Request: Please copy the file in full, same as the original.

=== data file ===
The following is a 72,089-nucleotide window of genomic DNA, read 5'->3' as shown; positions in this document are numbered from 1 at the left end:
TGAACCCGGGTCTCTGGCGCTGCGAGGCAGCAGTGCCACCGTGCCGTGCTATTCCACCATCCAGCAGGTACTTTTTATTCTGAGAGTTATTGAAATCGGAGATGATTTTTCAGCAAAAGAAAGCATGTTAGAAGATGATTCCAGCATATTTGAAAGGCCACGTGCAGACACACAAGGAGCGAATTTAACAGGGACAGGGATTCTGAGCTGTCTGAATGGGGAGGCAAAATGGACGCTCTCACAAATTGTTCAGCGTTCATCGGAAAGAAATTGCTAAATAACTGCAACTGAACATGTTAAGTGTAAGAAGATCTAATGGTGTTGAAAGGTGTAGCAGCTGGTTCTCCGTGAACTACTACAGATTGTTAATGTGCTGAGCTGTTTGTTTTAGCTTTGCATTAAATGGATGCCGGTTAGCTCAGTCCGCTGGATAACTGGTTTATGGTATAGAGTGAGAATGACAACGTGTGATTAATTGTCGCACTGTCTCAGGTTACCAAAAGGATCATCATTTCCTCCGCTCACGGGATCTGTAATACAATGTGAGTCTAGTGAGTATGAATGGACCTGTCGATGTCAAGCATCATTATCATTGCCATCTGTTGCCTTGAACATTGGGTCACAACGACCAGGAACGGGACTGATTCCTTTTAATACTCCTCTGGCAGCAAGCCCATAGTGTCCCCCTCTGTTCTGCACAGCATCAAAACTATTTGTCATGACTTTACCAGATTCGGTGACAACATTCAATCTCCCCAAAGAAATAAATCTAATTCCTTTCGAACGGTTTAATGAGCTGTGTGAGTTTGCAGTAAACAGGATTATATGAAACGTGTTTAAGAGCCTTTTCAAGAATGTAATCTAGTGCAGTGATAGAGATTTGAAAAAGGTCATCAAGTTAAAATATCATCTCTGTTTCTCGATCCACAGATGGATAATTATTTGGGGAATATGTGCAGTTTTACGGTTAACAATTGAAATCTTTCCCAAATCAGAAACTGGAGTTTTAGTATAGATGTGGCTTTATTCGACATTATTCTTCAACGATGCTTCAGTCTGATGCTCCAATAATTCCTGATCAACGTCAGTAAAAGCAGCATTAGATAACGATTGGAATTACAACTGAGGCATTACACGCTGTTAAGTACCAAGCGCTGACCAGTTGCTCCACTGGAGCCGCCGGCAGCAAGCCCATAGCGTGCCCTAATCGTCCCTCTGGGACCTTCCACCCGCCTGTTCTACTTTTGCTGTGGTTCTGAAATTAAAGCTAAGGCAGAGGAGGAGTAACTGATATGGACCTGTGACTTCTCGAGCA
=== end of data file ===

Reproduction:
The following is a 72,089-nucleotide window of genomic DNA, read 5'->3' as shown; positions in this document are numbered from 1 at the left end:
TGAACCCGGGTCTCTGGCGCTGCGAGGCAGCAGTGCCACCGTGCCGTGCTATTCCACCATCCAGCAGGTACTTTTTATTCTGAGAGTTATTGAAATCGGAGATGATTTTTCAGCAAAAGAAAGCATGTTAGAAGATGATTCCAGCATATTTGAAAGGCCACGTGCAGACACACAAGGAGCGAATTTAACAGGGACAGGGATTCTGAGCTGTCTGAATGGGGAGGCAAAATGGACGCTCTCACAAATTGTTCAGCGTTCATCGGAAAGAAATTGCTAAATAACTGCAACTGAACATGTTAAGTGTAAGAAGATCTAATGGTGTTGAAAGGTGTAGCAGCTGGTTCTCCGTGAACTACTACAGATTGTTAATGTGCTGAGCTGTTTGTTTTAGCTTTGCATTAAATGGATGCCGGTTAGCTCAGTCCGCTGGATAACTGGTTTATGGTATAGAGTGAGAATGACAACGTGTGATTAATTGTCGCACTGTCTCAGGTTACCAAAAGGATCATCATTTCCTCCGCTCACGGGATCTGTAATACAATGTGAGTCTAGTGAGTATGAATGGACCTGTCGATGTCAAGCATCATTATCATTGCCATCTGTTGCCTTGAACATTGGGTCACAACGACCAGGAACGGGACTGATTCCTTTTAATACTCCTCTGGCAGCAAGCCCATAGTGTCCCCCTCTGTTCTGCACAGCATCAAAACTATTTGTCATGACTTTACCAGATTCGGTGACAACATTCAATCTCCCCAAAGAAATAAATCTAATTCCTTTCGAACGGTTTAATGAGCTGTGTGAGTTTGCAGTAAACAGGATTATATGAAACGTGTTTAAGAGCCTTTTCAAGAATGTAATCTAGTGCAGTGATAGAGATTTGAAAAAGGTCATCAAGTTAAAATATCATCTCTGTTTCTCGATCCACAGATGGATAATTATTTGGGGAATATGTGCAGTTTTACGGTTAACAATTGAAATCTTTCCCAAATCAGAAACTGGAGTTTTAGTATAGATGTGGCTTTATTCGACATTATTCTTCAACGATGCTTCAGTCTGATGCTCCAATAATTCCTGATCAACGTCAGTAAAAGCAGCATTAGATAACGATTGGAATTACAACTGAGGCATTACACGCTGTTAAGTACCAAGCGCTGACCAGTTGCTCCACTGGAGCCGCCGGCAGCAAGCCCATAGCGTGCCCTAATCGTCCCTCTGGGACCTTCCACCCGCCTGTTCTACTTTTGCTGTGGTTCTGAAATTAAAGCTAAGGCAGAGGAGGAGTAACTGATATGGACCTGTGACTTCTCGAGCA